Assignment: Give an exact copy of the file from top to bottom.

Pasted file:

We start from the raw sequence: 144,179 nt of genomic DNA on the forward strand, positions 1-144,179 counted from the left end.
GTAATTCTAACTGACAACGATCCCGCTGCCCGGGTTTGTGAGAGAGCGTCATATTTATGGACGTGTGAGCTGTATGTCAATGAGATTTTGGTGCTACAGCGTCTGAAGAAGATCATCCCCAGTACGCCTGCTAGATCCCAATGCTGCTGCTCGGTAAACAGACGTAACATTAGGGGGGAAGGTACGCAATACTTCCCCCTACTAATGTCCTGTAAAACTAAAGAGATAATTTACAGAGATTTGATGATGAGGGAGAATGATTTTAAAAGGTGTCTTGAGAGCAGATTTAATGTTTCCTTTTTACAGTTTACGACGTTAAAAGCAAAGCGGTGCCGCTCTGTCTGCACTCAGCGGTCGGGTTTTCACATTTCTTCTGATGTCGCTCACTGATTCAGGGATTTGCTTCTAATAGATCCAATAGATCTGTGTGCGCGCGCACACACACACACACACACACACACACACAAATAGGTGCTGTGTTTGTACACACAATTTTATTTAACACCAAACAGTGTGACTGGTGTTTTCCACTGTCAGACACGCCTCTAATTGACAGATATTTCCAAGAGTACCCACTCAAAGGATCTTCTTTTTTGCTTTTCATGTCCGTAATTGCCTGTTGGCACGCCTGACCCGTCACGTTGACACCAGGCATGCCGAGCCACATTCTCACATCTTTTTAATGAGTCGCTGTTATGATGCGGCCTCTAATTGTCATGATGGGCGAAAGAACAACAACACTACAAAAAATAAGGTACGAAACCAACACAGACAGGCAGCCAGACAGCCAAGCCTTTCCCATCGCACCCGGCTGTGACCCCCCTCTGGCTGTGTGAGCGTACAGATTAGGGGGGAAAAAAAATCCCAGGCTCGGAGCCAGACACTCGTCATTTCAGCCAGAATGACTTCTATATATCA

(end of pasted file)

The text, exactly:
We start from the raw sequence: 144,179 nt of genomic DNA on the forward strand, positions 1-144,179 counted from the left end.
GTAATTCTAACTGACAACGATCCCGCTGCCCGGGTTTGTGAGAGAGCGTCATATTTATGGACGTGTGAGCTGTATGTCAATGAGATTTTGGTGCTACAGCGTCTGAAGAAGATCATCCCCAGTACGCCTGCTAGATCCCAATGCTGCTGCTCGGTAAACAGACGTAACATTAGGGGGGAAGGTACGCAATACTTCCCCCTACTAATGTCCTGTAAAACTAAAGAGATAATTTACAGAGATTTGATGATGAGGGAGAATGATTTTAAAAGGTGTCTTGAGAGCAGATTTAATGTTTCCTTTTTACAGTTTACGACGTTAAAAGCAAAGCGGTGCCGCTCTGTCTGCACTCAGCGGTCGGGTTTTCACATTTCTTCTGATGTCGCTCACTGATTCAGGGATTTGCTTCTAATAGATCCAATAGATCTGTGTGCGCGCGCACACACACACACACACACACACACACACAAATAGGTGCTGTGTTTGTACACACAATTTTATTTAACACCAAACAGTGTGACTGGTGTTTTCCACTGTCAGACACGCCTCTAATTGACAGATATTTCCAAGAGTACCCACTCAAAGGATCTTCTTTTTTGCTTTTCATGTCCGTAATTGCCTGTTGGCACGCCTGACCCGTCACGTTGACACCAGGCATGCCGAGCCACATTCTCACATCTTTTTAATGAGTCGCTGTTATGATGCGGCCTCTAATTGTCATGATGGGCGAAAGAACAACAACACTACAAAAAATAAGGTACGAAACCAACACAGACAGGCAGCCAGACAGCCAAGCCTTTCCCATCGCACCCGGCTGTGACCCCCCTCTGGCTGTGTGAGCGTACAGATTAGGGGGGAAAAAAAATCCCAGGCTCGGAGCCAGACACTCGTCATTTCAGCCAGAATGACTTCTATATATCA